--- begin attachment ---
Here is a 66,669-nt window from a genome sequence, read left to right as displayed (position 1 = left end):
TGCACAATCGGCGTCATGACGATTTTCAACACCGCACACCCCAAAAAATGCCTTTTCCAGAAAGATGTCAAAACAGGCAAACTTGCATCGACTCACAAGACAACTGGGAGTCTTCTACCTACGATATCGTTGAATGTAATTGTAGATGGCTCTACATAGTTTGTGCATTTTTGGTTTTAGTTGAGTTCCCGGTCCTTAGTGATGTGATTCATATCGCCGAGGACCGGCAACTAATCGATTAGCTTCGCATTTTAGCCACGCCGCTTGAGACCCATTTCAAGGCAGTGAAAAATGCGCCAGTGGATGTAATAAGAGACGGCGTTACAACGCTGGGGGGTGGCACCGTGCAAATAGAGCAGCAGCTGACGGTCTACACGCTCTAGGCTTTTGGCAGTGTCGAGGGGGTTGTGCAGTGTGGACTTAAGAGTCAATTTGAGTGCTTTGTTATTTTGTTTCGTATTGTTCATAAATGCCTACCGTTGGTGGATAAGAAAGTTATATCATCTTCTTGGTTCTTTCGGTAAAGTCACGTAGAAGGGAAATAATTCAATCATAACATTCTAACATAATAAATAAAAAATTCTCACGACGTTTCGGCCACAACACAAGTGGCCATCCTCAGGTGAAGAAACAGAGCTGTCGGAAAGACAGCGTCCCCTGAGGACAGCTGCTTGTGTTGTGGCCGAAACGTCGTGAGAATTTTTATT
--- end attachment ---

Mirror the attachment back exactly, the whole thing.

Here is a 66,669-nt window from a genome sequence, read left to right as displayed (position 1 = left end):
TGCACAATCGGCGTCATGACGATTTTCAACACCGCACACCCCAAAAAATGCCTTTTCCAGAAAGATGTCAAAACAGGCAAACTTGCATCGACTCACAAGACAACTGGGAGTCTTCTACCTACGATATCGTTGAATGTAATTGTAGATGGCTCTACATAGTTTGTGCATTTTTGGTTTTAGTTGAGTTCCCGGTCCTTAGTGATGTGATTCATATCGCCGAGGACCGGCAACTAATCGATTAGCTTCGCATTTTAGCCACGCCGCTTGAGACCCATTTCAAGGCAGTGAAAAATGCGCCAGTGGATGTAATAAGAGACGGCGTTACAACGCTGGGGGGTGGCACCGTGCAAATAGAGCAGCAGCTGACGGTCTACACGCTCTAGGCTTTTGGCAGTGTCGAGGGGGTTGTGCAGTGTGGACTTAAGAGTCAATTTGAGTGCTTTGTTATTTTGTTTCGTATTGTTCATAAATGCCTACCGTTGGTGGATAAGAAAGTTATATCATCTTCTTGGTTCTTTCGGTAAAGTCACGTAGAAGGGAAATAATTCAATCATAACATTCTAACATAATAAATAAAAAATTCTCACGACGTTTCGGCCACAACACAAGTGGCCATCCTCAGGTGAAGAAACAGAGCTGTCGGAAAGACAGCGTCCCCTGAGGACAGCTGCTTGTGTTGTGGCCGAAACGTCGTGAGAATTTTTATT